Ten Acres is Enough: How a Very Small Farm Can Keep a Very Large Family
Review Press, 2009
First published in 1867, this reprint offers a fascinating review of farming techniques in the 19th century. The author, Edmund Morris, was the Joel Salatin of his day, an ebullient innovator who combined a reverence for nature with a keen eye on the bottom line, all written up in a witty aphoristic style. My favorite: “The fragrance of a fat and ample manure heap is as appealing to the nostrils of a good farmer, as the fumes of the tavern are notoriously attractive to those of a poor one.”
Morris purchases a run-down ten-acre farm in semi-rural New Jersey, as close as possible to a town for access to stores and a social life, and also within striking distance of a newly built railroad line connecting New York with Philadelphia and Washington, DC. Thus he has a ready market for the raspberries, blackberries, strawberries, peaches, tomatoes and cabbages that he produces. The financial details he provides are fascinating: many famers had an income of over five hundred dollars per year selling produce to the big cities from land that cost one hundred to three hundred dollars to purchase. Morris earns a very high price by getting his fruit to market two weeks earlier than other farmers; when market saturation drops the price too low, he keeps the produce for family use.
What did farmers use before the advent of commerical fertilizer? They used manure and lots of it. Morris is fixated on manure, which he purchases in wagon loads from a nearby city. A big fan of tilling, he tills deep and manures heavily. In addition, after planting, he applies liquid manure. After purchasing his land for five hundred dollars, he then spends two hundred dollars on manure—a huge sum when compared to the cost of the land. He spends these sums for several years until he realizes he can get manure for free by keeping cows over the winter. He purchases ten cows in the spring, keeps them in the barnyard throughout the year, feeds them on green cuttings, garden waste and hay, and sells them for a small profit early in the year. Meanwhile he gathers up all the manure for his crops—with no more expensive outlay. He also composts all the leaves he can get his hands on in the fall.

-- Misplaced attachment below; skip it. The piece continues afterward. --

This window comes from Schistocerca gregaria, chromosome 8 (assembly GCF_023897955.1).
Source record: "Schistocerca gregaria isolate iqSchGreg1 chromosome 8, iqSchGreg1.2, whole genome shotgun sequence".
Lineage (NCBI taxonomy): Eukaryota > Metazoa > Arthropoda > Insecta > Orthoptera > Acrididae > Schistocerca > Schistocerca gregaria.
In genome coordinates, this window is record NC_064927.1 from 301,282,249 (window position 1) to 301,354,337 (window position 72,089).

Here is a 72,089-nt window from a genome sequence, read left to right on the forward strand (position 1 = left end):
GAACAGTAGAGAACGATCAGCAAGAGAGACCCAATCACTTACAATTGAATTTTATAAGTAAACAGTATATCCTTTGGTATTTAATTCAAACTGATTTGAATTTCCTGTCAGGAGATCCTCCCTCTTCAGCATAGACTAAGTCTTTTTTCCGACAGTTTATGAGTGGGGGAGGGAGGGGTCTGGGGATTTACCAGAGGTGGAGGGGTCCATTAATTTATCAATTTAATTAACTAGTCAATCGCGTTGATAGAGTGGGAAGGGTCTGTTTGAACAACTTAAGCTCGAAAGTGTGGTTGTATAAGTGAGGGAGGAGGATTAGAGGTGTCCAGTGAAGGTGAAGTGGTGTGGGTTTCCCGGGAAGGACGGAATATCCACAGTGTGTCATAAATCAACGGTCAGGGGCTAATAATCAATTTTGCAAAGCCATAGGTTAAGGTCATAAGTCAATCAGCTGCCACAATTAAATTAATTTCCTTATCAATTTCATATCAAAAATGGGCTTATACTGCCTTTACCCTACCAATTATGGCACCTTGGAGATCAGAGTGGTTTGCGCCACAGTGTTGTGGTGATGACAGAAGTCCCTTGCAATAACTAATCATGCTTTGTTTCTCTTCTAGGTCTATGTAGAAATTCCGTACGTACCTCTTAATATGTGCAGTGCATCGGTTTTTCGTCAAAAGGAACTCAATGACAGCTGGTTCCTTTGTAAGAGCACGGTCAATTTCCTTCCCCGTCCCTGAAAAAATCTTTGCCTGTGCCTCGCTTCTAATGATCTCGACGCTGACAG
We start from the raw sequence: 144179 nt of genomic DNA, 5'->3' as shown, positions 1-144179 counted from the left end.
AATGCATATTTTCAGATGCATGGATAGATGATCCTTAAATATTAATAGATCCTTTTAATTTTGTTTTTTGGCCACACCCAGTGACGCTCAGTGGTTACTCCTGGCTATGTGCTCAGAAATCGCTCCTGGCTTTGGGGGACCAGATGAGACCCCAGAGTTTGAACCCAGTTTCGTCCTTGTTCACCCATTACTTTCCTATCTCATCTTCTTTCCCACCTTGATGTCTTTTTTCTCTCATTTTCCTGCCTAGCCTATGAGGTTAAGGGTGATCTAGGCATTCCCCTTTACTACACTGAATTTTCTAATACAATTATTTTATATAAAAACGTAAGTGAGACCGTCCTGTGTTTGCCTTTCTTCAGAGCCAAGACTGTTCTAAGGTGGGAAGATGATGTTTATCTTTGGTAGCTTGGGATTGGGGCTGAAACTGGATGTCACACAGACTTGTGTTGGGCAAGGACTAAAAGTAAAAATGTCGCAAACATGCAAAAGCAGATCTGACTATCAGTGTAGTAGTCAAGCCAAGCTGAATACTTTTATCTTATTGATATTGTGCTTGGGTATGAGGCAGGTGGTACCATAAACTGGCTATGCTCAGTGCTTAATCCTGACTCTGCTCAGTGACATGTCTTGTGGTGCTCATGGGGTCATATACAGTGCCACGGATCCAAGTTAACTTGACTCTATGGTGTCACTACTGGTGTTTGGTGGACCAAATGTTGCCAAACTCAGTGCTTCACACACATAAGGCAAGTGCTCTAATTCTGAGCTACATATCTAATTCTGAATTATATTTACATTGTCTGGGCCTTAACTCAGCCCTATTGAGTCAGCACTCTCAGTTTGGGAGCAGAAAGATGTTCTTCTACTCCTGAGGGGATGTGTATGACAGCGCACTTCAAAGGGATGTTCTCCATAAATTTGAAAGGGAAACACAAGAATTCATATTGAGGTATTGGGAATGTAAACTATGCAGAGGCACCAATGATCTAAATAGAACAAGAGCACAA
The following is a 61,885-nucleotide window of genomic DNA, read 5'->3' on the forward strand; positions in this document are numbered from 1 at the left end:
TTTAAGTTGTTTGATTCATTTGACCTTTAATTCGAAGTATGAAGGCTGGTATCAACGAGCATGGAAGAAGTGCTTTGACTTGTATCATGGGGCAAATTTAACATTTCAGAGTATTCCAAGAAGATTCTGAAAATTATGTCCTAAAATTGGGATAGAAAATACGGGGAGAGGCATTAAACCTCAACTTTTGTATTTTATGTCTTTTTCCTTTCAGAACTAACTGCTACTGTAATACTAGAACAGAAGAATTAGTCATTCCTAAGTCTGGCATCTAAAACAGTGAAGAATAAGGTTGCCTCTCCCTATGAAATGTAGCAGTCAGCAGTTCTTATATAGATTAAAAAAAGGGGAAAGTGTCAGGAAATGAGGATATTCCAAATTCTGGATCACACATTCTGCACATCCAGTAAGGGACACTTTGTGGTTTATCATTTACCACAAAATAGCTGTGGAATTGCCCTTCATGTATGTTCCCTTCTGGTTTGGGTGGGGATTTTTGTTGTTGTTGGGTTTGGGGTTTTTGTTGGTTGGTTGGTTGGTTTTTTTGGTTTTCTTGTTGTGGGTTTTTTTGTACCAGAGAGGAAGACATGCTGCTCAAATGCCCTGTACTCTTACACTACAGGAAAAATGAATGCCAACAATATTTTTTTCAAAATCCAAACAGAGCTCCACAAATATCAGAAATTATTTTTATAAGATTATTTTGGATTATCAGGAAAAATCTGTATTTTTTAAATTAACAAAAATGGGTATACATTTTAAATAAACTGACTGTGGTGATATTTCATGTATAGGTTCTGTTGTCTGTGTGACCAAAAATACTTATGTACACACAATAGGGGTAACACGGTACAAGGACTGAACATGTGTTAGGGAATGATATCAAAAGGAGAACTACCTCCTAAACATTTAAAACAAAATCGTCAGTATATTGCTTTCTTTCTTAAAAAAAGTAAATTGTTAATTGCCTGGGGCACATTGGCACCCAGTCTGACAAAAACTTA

His other fertilizer is ashes, which he saves up throughout the year. He plants each fruit tree in a hole filled with ashes, and reapplies ashes to the roots every year. When the peaches set on the branch, he removes two-thirds of them so that the remaining have plenty of nutrients to grow big and sweet.
For insect protection, the root balls of the tree get an application of tar every spring; Morris also encourages the population of birds with numerous bird boxes. He considers the loss of a small amount of grain or fruit to the birds a just compensation for all the insects they eat. “A certain insect was found to lay 2,000 eggs, but a single tomtit was found to eat 200,000 eggs a year. A swallow devours about 543 insects a day, eggs and all.”
Morris’ other obsession is weeds, to which he has “an almost religious aversion.” During the first few years, he and his family and hired hand spend every free hour cultivating and weeding. Over time this hard work pays off and the weeds diminish. Using manure from his own cows, fed produce and greens before they have gone to seed, helps immeasurably, as does the planting of cover crops such as purslane.
The reward for all this hard work is steady profit and an enjoyable life in the country. It’s much harder to make as much money in agriculture today, but there is a great deal in this little book to provide inspiration to modern farmers. Read and enjoy!
This article appeared in Wise Traditions in Food, Farming and the Healing Arts, the quarterly magazine of the Weston A. Price Foundation, Fall 2009.